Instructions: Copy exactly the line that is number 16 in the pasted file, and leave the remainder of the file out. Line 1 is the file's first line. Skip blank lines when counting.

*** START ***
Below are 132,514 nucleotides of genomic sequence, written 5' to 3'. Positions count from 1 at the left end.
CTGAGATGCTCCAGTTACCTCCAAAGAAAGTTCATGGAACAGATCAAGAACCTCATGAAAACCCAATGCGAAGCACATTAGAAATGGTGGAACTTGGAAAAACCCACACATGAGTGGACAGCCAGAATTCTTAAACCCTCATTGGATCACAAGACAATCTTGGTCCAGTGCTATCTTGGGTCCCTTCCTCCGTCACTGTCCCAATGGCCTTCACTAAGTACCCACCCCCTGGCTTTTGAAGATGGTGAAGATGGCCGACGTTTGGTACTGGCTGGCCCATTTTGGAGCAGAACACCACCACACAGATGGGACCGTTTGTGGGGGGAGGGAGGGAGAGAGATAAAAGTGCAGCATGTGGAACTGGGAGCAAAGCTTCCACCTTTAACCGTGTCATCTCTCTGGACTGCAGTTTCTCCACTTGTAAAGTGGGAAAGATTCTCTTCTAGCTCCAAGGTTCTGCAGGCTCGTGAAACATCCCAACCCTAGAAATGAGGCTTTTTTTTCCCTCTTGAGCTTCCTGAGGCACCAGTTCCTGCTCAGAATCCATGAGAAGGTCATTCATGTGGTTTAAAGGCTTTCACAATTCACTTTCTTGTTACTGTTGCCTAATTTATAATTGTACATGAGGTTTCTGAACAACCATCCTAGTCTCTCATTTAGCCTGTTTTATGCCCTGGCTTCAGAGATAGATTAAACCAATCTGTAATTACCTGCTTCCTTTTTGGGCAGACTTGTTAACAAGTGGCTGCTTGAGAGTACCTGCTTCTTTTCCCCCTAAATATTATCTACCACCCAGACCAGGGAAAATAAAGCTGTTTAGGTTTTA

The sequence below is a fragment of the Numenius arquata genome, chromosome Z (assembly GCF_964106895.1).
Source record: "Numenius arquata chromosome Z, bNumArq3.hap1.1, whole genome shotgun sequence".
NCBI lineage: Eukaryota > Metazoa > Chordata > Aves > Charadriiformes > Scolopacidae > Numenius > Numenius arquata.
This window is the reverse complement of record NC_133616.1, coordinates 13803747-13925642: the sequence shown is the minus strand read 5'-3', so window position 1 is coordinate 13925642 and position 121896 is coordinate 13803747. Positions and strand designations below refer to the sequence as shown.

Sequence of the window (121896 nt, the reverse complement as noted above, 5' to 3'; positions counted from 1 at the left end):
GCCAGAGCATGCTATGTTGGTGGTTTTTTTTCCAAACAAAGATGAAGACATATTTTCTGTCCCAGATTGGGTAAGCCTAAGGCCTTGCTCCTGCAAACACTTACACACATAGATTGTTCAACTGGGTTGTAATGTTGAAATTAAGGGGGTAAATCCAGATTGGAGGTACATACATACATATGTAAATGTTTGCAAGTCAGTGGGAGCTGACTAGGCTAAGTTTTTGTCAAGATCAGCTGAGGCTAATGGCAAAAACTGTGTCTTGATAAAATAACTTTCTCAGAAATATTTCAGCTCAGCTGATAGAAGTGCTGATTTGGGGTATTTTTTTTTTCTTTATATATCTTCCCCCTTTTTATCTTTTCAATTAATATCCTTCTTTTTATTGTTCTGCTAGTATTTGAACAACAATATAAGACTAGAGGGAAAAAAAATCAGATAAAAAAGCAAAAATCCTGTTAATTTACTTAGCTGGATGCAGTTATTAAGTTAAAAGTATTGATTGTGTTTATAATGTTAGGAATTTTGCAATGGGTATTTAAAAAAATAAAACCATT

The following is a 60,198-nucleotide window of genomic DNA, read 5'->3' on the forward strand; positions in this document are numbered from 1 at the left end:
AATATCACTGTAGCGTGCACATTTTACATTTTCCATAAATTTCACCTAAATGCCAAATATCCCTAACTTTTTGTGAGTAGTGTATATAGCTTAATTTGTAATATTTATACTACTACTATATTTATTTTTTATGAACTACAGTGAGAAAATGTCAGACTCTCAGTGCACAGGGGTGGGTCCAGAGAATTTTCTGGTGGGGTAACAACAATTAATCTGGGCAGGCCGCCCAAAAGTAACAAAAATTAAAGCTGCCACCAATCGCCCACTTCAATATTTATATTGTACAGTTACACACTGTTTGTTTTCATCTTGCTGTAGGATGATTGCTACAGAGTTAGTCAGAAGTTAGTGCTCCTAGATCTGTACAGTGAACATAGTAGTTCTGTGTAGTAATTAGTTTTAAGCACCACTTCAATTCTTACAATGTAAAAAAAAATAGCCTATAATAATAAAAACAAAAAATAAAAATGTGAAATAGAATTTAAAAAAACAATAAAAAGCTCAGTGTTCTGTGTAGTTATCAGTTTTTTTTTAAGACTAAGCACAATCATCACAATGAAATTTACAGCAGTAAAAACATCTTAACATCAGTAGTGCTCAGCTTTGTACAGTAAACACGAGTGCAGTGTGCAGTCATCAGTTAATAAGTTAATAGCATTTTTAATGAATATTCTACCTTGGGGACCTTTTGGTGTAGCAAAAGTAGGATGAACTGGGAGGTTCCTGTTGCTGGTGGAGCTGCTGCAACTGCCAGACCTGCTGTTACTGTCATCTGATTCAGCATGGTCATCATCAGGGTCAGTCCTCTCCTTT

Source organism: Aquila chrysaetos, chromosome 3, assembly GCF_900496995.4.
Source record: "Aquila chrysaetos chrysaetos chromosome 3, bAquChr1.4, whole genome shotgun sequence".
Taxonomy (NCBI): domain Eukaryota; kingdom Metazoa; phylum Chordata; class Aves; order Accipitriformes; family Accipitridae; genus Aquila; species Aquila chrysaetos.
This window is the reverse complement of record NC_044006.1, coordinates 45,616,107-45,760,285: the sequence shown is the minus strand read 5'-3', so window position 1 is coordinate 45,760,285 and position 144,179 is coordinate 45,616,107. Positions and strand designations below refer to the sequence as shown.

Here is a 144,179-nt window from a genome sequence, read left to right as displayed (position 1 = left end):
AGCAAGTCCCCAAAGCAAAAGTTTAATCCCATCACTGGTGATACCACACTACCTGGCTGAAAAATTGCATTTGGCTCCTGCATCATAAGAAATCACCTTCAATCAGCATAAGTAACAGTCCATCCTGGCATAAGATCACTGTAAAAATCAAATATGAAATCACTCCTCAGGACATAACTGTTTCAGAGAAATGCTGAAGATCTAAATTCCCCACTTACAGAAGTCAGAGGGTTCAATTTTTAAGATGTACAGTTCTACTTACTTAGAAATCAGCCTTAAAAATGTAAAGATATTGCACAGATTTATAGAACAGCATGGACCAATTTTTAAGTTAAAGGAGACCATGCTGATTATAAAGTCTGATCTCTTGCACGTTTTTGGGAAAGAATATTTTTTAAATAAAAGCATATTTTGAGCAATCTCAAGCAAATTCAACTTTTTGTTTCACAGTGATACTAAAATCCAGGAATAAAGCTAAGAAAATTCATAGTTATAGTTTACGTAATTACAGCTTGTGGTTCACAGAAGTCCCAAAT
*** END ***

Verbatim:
AGCAAGTCCCCAAAGCAAAAGTTTAATCCCATCACTGGTGATACCACACTACCTGGCTGAAAAATTGCATTTGGCTCCTGCATCATAAGAAATCACCTTCAATCAGCATAAGTAACAGTCCATCCTGGCATAAGATCACTGTAAAAATCAAATATGAAATCACTCCTCAGGACATAACTGTTTCAGAGAAATGCTGAAGATCTAAATTCCCCACTTACAGAAGTCAGAGGGTTCAATTTTTAAGATGTACAGTTCTACTTACTTAGAAATCAGCCTTAAAAATGTAAAGATATTGCACAGATTTATAGAACAGCATGGACCAATTTTTAAGTTAAAGGAGACCATGCTGATTATAAAGTCTGATCTCTTGCACGTTTTTGGGAAAGAATATTTTTTAAATAAAAGCATATTTTGAGCAATCTCAAGCAAATTCAACTTTTTGTTTCACAGTGATACTAAAATCCAGGAATAAAGCTAAGAAAATTCATAGTTATAGTTTACGTAATTACAGCTTGTGGTTCACAGAAGTCCCAAAT